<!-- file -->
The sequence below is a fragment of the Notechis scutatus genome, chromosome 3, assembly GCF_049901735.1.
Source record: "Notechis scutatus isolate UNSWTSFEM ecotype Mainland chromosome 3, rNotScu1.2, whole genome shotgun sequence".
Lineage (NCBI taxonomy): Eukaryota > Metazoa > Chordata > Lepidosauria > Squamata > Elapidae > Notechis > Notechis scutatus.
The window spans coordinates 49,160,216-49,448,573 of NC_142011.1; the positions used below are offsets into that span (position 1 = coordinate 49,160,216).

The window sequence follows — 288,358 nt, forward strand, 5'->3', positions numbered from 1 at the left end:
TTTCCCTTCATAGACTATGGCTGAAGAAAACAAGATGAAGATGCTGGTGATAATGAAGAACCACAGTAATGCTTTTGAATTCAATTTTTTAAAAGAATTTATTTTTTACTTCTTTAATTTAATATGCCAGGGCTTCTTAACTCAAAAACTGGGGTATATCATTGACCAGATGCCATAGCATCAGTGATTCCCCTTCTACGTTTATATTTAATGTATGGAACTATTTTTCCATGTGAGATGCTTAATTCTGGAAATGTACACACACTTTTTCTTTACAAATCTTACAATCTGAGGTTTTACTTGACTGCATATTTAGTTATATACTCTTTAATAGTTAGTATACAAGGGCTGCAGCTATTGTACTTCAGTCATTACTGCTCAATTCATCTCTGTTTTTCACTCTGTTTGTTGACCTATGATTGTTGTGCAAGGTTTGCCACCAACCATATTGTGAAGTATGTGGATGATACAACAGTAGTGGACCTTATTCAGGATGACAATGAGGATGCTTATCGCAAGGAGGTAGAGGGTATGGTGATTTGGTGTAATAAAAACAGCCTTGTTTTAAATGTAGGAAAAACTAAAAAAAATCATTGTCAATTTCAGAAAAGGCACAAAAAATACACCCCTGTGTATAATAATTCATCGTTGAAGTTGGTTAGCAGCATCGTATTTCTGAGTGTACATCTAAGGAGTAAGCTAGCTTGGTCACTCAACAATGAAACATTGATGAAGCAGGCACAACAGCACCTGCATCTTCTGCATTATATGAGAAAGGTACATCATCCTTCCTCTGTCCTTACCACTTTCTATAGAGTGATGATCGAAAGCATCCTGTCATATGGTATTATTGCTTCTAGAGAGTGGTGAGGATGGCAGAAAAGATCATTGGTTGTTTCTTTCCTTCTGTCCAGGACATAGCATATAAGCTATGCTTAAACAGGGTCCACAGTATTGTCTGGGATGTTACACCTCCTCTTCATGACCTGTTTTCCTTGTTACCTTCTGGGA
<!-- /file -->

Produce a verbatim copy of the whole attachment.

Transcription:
The sequence below is a fragment of the Notechis scutatus genome, chromosome 3, assembly GCF_049901735.1.
Source record: "Notechis scutatus isolate UNSWTSFEM ecotype Mainland chromosome 3, rNotScu1.2, whole genome shotgun sequence".
Lineage (NCBI taxonomy): Eukaryota > Metazoa > Chordata > Lepidosauria > Squamata > Elapidae > Notechis > Notechis scutatus.
The window spans coordinates 49,160,216-49,448,573 of NC_142011.1; the positions used below are offsets into that span (position 1 = coordinate 49,160,216).

The window sequence follows — 288,358 nt, forward strand, 5'->3', positions numbered from 1 at the left end:
TTTCCCTTCATAGACTATGGCTGAAGAAAACAAGATGAAGATGCTGGTGATAATGAAGAACCACAGTAATGCTTTTGAATTCAATTTTTTAAAAGAATTTATTTTTTACTTCTTTAATTTAATATGCCAGGGCTTCTTAACTCAAAAACTGGGGTATATCATTGACCAGATGCCATAGCATCAGTGATTCCCCTTCTACGTTTATATTTAATGTATGGAACTATTTTTCCATGTGAGATGCTTAATTCTGGAAATGTACACACACTTTTTCTTTACAAATCTTACAATCTGAGGTTTTACTTGACTGCATATTTAGTTATATACTCTTTAATAGTTAGTATACAAGGGCTGCAGCTATTGTACTTCAGTCATTACTGCTCAATTCATCTCTGTTTTTCACTCTGTTTGTTGACCTATGATTGTTGTGCAAGGTTTGCCACCAACCATATTGTGAAGTATGTGGATGATACAACAGTAGTGGACCTTATTCAGGATGACAATGAGGATGCTTATCGCAAGGAGGTAGAGGGTATGGTGATTTGGTGTAATAAAAACAGCCTTGTTTTAAATGTAGGAAAAACTAAAAAAAATCATTGTCAATTTCAGAAAAGGCACAAAAAATACACCCCTGTGTATAATAATTCATCGTTGAAGTTGGTTAGCAGCATCGTATTTCTGAGTGTACATCTAAGGAGTAAGCTAGCTTGGTCACTCAACAATGAAACATTGATGAAGCAGGCACAACAGCACCTGCATCTTCTGCATTATATGAGAAAGGTACATCATCCTTCCTCTGTCCTTACCACTTTCTATAGAGTGATGATCGAAAGCATCCTGTCATATGGTATTATTGCTTCTAGAGAGTGGTGAGGATGGCAGAAAAGATCATTGGTTGTTTCTTTCCTTCTGTCCAGGACATAGCATATAAGCTATGCTTAAACAGGGTCCACAGTATTGTCTGGGATGTTACACCTCCTCTTCATGACCTGTTTTCCTTGTTACCTTCTGGGA